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Changes in Breast Density Alter Breast Cancer Risk

Posted Jun 24 2010 7:27am
Breast density is one of the most well known risk factors for breast cancer.  Research has confirmed over and over that high breast density can increase the risk for breast cancer by 5-fold or more compared to low breast densities.  What is probably not as well known is that breast density appears to be modifiable and can change over time.  New research presented at the 101st Annual Meeting of the American Association for Cancer Research reports that changes in mammogram-measured breast density can alter a woman's breast cancer risk.

In one breast cancer study , breast density information was collected from women 35 years of age and older without breast cancer who took part in a large mammogram health study.  From this group of women, the researchers collected and analyzed data from 219 women who developed breast cancer and 1,900 women who did not develop breast cancer.  The results of this analysis showed that
  • Women whose breast density decreased one category or more over an average 6-year period had nearly a 30% reduction in breast cancer risk.
  • In contrast, women whose breast density increased one category or more had a 50% increase in breast cancer risk.
So, what can cause a woman's breast density to change over time?  One factor appears to be estrogen + progestin hormone replacement therapy.  A second breast cancer study at this conference used data from the well known Women's Health Initiative Study to examine the effect of estrogen + progestin therapy on changes in mammogram-measured breast density.  Mammogram screenings were conducted at the beginning of the study and 1 year later; the effect that changes in breast density had on breast cancer risk were determined.  The results showed that
  • In women not receiving estrogen + progestin therapy, 57% showed a decline in breast density and 47% showed only a modest increase.
  • Of the women who were on estrogen + progestin therapy, 84% experienced an increase in breast density after one year and only 16% showed a decrease in breast density.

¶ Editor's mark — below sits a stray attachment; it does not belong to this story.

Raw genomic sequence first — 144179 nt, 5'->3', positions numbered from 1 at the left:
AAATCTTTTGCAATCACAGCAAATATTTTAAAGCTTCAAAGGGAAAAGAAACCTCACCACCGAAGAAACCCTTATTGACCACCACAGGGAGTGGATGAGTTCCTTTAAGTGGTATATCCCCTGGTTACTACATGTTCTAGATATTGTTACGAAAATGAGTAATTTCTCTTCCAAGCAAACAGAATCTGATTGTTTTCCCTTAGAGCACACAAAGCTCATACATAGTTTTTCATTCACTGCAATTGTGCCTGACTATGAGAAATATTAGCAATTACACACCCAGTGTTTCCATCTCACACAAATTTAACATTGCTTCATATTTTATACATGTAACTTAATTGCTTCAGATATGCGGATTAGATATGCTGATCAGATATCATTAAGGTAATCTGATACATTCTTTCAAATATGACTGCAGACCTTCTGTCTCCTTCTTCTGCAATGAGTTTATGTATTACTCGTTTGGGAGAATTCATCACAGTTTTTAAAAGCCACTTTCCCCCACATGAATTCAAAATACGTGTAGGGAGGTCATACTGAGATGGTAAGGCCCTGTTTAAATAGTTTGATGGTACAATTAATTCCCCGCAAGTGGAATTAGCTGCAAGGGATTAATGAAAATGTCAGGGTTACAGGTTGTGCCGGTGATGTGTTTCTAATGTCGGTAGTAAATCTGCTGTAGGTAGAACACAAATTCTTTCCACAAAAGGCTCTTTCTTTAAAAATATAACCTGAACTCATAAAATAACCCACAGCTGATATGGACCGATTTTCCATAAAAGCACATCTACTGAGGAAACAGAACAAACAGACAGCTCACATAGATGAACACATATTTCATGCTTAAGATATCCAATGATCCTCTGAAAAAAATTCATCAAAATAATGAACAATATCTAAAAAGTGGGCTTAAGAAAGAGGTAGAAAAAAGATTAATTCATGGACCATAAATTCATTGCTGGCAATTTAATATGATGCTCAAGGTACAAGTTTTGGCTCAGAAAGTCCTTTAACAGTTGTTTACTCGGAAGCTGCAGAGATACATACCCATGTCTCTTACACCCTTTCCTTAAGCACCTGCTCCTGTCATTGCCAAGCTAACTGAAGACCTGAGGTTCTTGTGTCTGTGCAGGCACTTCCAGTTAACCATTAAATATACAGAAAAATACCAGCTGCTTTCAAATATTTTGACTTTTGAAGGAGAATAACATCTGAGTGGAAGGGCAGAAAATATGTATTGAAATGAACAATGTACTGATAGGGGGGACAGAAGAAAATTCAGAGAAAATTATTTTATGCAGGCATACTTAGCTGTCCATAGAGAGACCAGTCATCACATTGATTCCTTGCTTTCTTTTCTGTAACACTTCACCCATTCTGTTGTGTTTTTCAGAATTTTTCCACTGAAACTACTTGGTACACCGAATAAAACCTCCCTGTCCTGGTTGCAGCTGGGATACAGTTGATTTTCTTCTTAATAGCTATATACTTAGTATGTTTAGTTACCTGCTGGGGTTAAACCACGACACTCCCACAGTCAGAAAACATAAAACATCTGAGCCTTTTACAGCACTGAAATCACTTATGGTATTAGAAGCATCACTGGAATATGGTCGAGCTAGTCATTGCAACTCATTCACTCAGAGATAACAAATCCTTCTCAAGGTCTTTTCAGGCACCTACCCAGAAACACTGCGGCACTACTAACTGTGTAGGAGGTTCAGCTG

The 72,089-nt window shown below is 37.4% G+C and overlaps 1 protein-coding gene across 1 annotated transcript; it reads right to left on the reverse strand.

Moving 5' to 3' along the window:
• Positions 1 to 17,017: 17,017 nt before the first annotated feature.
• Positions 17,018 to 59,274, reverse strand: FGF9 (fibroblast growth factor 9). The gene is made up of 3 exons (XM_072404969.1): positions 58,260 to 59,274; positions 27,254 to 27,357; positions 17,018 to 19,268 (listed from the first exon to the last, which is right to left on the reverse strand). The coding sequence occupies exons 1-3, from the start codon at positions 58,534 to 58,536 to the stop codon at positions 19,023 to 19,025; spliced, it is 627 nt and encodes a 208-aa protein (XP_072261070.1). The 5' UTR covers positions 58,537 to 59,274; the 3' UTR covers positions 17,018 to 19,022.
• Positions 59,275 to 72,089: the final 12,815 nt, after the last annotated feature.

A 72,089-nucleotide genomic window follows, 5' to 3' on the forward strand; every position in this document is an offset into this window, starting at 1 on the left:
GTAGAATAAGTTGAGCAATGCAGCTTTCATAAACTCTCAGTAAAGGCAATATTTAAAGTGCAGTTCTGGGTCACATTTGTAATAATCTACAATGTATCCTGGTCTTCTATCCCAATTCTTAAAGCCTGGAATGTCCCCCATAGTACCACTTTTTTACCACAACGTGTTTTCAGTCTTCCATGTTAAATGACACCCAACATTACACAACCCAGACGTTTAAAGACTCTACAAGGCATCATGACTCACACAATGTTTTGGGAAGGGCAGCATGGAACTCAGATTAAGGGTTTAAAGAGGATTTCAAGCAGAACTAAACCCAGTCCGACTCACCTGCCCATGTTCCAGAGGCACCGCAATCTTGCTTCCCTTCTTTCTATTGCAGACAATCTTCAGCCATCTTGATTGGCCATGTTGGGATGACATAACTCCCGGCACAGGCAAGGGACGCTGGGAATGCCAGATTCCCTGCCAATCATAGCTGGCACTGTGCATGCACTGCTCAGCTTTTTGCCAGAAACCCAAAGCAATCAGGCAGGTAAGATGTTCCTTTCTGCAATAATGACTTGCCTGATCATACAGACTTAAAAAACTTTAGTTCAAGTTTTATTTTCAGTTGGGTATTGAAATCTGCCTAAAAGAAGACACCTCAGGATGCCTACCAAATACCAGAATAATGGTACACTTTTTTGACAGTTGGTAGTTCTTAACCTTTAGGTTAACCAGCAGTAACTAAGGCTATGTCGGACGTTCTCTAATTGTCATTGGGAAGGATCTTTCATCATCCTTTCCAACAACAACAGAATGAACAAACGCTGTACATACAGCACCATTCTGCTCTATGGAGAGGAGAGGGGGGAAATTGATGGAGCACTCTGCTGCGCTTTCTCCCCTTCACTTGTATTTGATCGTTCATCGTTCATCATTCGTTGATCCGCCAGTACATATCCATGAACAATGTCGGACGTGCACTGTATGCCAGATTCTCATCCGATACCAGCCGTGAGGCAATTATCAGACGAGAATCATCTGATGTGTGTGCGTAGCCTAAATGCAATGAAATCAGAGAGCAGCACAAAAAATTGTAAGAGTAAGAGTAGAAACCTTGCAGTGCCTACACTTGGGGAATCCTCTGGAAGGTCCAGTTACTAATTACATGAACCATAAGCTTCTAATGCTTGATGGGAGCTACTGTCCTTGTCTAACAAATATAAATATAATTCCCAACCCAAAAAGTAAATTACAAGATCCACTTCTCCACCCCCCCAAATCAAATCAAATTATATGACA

• Women who showed an increase in breast density of more than 19% were about 3.5 times more likely to develop breast cancer compared to the women with the lowest increase in breast density.
These are significant findings.   Not only do these studies show that breast density can change over time, they also report that these changes can alter a woman's risk of breast cancer with an increase in breast density increasing breast cancer risk.  According to an article in the Los Angeles Times , many women are not informed of their breast density measures even though these are typically available with every mammogram.  Being able to track your personal breast density over time is a valuable tool in determing your risk of breast cancer.  Just as important is making changes that might help reduce your breast density over time.  It has been suggested that tamoxifen can reduce breast density, which is probably one of the ways it might act as a breast cancer prevention drug.  Some studies suggest that diet might also effect breast density with breast density being increased by diets high in saturated fat; however, these studies are inconsistent.  More thorough investigations into diet and lifestyle changes that might decrease breast density are needed.

Read my book Fight Now: Eat & Live Proactively Against Breast Cancer to learn more about diet and lifestyle changes you can make to reduce your personal risk for breast cancer.
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